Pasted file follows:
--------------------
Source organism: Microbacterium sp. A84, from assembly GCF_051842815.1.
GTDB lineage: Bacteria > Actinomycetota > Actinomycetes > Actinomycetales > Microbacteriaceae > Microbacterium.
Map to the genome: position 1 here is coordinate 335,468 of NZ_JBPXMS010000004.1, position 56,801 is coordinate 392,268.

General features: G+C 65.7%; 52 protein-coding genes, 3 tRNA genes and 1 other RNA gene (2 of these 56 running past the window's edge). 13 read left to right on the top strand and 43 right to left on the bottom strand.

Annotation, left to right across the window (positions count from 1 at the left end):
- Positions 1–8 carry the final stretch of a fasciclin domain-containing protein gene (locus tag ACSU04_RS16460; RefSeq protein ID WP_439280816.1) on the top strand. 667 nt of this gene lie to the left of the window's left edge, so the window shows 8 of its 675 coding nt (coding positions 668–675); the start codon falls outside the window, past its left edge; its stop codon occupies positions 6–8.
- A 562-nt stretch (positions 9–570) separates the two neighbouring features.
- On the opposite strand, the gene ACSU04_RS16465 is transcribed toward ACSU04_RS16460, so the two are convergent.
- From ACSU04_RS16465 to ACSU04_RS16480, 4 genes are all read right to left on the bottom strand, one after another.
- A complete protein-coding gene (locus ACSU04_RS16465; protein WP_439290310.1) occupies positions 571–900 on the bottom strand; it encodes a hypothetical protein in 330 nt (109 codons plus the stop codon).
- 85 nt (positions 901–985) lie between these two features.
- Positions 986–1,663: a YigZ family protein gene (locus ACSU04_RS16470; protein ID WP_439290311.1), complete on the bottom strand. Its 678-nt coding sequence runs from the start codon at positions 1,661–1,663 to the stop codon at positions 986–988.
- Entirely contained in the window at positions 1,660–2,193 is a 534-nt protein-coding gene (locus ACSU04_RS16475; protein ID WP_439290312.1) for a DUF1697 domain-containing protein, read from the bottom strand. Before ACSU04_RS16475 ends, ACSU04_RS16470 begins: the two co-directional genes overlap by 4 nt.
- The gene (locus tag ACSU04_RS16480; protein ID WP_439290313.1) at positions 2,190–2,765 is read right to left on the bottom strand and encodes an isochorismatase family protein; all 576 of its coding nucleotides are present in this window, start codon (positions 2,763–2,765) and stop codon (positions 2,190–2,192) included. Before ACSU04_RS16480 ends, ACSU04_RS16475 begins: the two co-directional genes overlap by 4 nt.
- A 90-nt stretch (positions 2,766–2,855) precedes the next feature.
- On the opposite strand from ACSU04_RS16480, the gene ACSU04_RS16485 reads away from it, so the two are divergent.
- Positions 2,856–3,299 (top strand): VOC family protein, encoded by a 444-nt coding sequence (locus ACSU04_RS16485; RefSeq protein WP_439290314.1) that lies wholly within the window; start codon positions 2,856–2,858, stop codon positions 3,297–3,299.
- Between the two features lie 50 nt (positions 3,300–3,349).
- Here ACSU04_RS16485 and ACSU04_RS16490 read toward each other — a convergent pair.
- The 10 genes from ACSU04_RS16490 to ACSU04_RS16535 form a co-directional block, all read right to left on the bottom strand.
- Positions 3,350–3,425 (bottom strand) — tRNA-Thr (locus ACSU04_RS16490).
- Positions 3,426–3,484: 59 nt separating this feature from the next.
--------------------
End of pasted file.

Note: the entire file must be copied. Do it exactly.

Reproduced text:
Source organism: Microbacterium sp. A84, from assembly GCF_051842815.1.
GTDB lineage: Bacteria > Actinomycetota > Actinomycetes > Actinomycetales > Microbacteriaceae > Microbacterium.
Map to the genome: position 1 here is coordinate 335,468 of NZ_JBPXMS010000004.1, position 56,801 is coordinate 392,268.

General features: G+C 65.7%; 52 protein-coding genes, 3 tRNA genes and 1 other RNA gene (2 of these 56 running past the window's edge). 13 read left to right on the top strand and 43 right to left on the bottom strand.

Annotation, left to right across the window (positions count from 1 at the left end):
- Positions 1–8 carry the final stretch of a fasciclin domain-containing protein gene (locus tag ACSU04_RS16460; RefSeq protein ID WP_439280816.1) on the top strand. 667 nt of this gene lie to the left of the window's left edge, so the window shows 8 of its 675 coding nt (coding positions 668–675); the start codon falls outside the window, past its left edge; its stop codon occupies positions 6–8.
- A 562-nt stretch (positions 9–570) separates the two neighbouring features.
- On the opposite strand, the gene ACSU04_RS16465 is transcribed toward ACSU04_RS16460, so the two are convergent.
- From ACSU04_RS16465 to ACSU04_RS16480, 4 genes are all read right to left on the bottom strand, one after another.
- A complete protein-coding gene (locus ACSU04_RS16465; protein WP_439290310.1) occupies positions 571–900 on the bottom strand; it encodes a hypothetical protein in 330 nt (109 codons plus the stop codon).
- 85 nt (positions 901–985) lie between these two features.
- Positions 986–1,663: a YigZ family protein gene (locus ACSU04_RS16470; protein ID WP_439290311.1), complete on the bottom strand. Its 678-nt coding sequence runs from the start codon at positions 1,661–1,663 to the stop codon at positions 986–988.
- Entirely contained in the window at positions 1,660–2,193 is a 534-nt protein-coding gene (locus ACSU04_RS16475; protein ID WP_439290312.1) for a DUF1697 domain-containing protein, read from the bottom strand. Before ACSU04_RS16475 ends, ACSU04_RS16470 begins: the two co-directional genes overlap by 4 nt.
- The gene (locus tag ACSU04_RS16480; protein ID WP_439290313.1) at positions 2,190–2,765 is read right to left on the bottom strand and encodes an isochorismatase family protein; all 576 of its coding nucleotides are present in this window, start codon (positions 2,763–2,765) and stop codon (positions 2,190–2,192) included. Before ACSU04_RS16480 ends, ACSU04_RS16475 begins: the two co-directional genes overlap by 4 nt.
- A 90-nt stretch (positions 2,766–2,855) precedes the next feature.
- On the opposite strand from ACSU04_RS16480, the gene ACSU04_RS16485 reads away from it, so the two are divergent.
- Positions 2,856–3,299 (top strand): VOC family protein, encoded by a 444-nt coding sequence (locus ACSU04_RS16485; RefSeq protein WP_439290314.1) that lies wholly within the window; start codon positions 2,856–2,858, stop codon positions 3,297–3,299.
- Between the two features lie 50 nt (positions 3,300–3,349).
- Here ACSU04_RS16485 and ACSU04_RS16490 read toward each other — a convergent pair.
- The 10 genes from ACSU04_RS16490 to ACSU04_RS16535 form a co-directional block, all read right to left on the bottom strand.
- Positions 3,350–3,425 (bottom strand) — tRNA-Thr (locus ACSU04_RS16490).
- Positions 3,426–3,484: 59 nt separating this feature from the next.